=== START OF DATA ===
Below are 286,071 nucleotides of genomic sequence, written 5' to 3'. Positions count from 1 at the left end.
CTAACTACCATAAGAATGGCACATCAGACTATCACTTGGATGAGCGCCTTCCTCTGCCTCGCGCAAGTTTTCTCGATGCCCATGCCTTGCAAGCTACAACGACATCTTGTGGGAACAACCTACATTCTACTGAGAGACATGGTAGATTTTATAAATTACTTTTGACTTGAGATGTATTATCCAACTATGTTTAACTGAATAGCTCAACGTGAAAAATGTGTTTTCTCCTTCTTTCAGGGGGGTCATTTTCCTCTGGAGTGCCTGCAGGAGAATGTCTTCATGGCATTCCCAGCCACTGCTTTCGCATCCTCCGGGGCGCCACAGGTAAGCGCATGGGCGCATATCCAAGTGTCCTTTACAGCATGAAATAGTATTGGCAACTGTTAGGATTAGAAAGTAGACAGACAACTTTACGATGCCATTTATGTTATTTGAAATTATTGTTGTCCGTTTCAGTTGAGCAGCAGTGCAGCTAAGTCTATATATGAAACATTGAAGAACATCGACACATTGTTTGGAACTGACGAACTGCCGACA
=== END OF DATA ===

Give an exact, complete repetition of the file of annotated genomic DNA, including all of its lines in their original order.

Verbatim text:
Below are 286,071 nucleotides of genomic sequence, written 5' to 3'. Positions count from 1 at the left end.
CTAACTACCATAAGAATGGCACATCAGACTATCACTTGGATGAGCGCCTTCCTCTGCCTCGCGCAAGTTTTCTCGATGCCCATGCCTTGCAAGCTACAACGACATCTTGTGGGAACAACCTACATTCTACTGAGAGACATGGTAGATTTTATAAATTACTTTTGACTTGAGATGTATTATCCAACTATGTTTAACTGAATAGCTCAACGTGAAAAATGTGTTTTCTCCTTCTTTCAGGGGGGTCATTTTCCTCTGGAGTGCCTGCAGGAGAATGTCTTCATGGCATTCCCAGCCACTGCTTTCGCATCCTCCGGGGCGCCACAGGTAAGCGCATGGGCGCATATCCAAGTGTCCTTTACAGCATGAAATAGTATTGGCAACTGTTAGGATTAGAAAGTAGACAGACAACTTTACGATGCCATTTATGTTATTTGAAATTATTGTTGTCCGTTTCAGTTGAGCAGCAGTGCAGCTAAGTCTATATATGAAACATTGAAGAACATCGACACATTGTTTGGAACTGACGAACTGCCGACA